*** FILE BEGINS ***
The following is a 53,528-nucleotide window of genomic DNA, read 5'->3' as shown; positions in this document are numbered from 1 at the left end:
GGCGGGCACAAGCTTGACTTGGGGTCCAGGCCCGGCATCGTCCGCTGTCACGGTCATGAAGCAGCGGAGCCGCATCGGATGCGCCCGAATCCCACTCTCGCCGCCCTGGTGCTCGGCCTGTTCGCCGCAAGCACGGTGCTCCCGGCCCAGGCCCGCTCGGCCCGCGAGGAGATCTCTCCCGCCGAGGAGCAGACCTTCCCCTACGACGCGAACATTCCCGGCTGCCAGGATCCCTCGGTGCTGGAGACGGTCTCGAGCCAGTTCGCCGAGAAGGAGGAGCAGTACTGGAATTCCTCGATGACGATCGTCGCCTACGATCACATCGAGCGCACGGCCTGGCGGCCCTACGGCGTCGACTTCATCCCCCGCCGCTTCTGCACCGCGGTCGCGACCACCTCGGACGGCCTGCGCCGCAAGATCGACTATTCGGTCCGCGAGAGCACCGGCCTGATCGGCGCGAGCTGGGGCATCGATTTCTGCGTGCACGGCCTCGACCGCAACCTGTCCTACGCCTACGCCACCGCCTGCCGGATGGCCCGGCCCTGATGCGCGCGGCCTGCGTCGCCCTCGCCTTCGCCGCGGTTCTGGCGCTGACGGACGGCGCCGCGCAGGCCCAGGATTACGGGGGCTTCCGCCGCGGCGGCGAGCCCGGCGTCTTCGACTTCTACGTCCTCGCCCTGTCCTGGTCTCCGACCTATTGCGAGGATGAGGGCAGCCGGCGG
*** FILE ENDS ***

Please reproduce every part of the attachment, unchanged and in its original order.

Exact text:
The following is a 53,528-nucleotide window of genomic DNA, read 5'->3' as shown; positions in this document are numbered from 1 at the left end:
GGCGGGCACAAGCTTGACTTGGGGTCCAGGCCCGGCATCGTCCGCTGTCACGGTCATGAAGCAGCGGAGCCGCATCGGATGCGCCCGAATCCCACTCTCGCCGCCCTGGTGCTCGGCCTGTTCGCCGCAAGCACGGTGCTCCCGGCCCAGGCCCGCTCGGCCCGCGAGGAGATCTCTCCCGCCGAGGAGCAGACCTTCCCCTACGACGCGAACATTCCCGGCTGCCAGGATCCCTCGGTGCTGGAGACGGTCTCGAGCCAGTTCGCCGAGAAGGAGGAGCAGTACTGGAATTCCTCGATGACGATCGTCGCCTACGATCACATCGAGCGCACGGCCTGGCGGCCCTACGGCGTCGACTTCATCCCCCGCCGCTTCTGCACCGCGGTCGCGACCACCTCGGACGGCCTGCGCCGCAAGATCGACTATTCGGTCCGCGAGAGCACCGGCCTGATCGGCGCGAGCTGGGGCATCGATTTCTGCGTGCACGGCCTCGACCGCAACCTGTCCTACGCCTACGCCACCGCCTGCCGGATGGCCCGGCCCTGATGCGCGCGGCCTGCGTCGCCCTCGCCTTCGCCGCGGTTCTGGCGCTGACGGACGGCGCCGCGCAGGCCCAGGATTACGGGGGCTTCCGCCGCGGCGGCGAGCCCGGCGTCTTCGACTTCTACGTCCTCGCCCTGTCCTGGTCTCCGACCTATTGCGAGGATGAGGGCAGCCGGCGG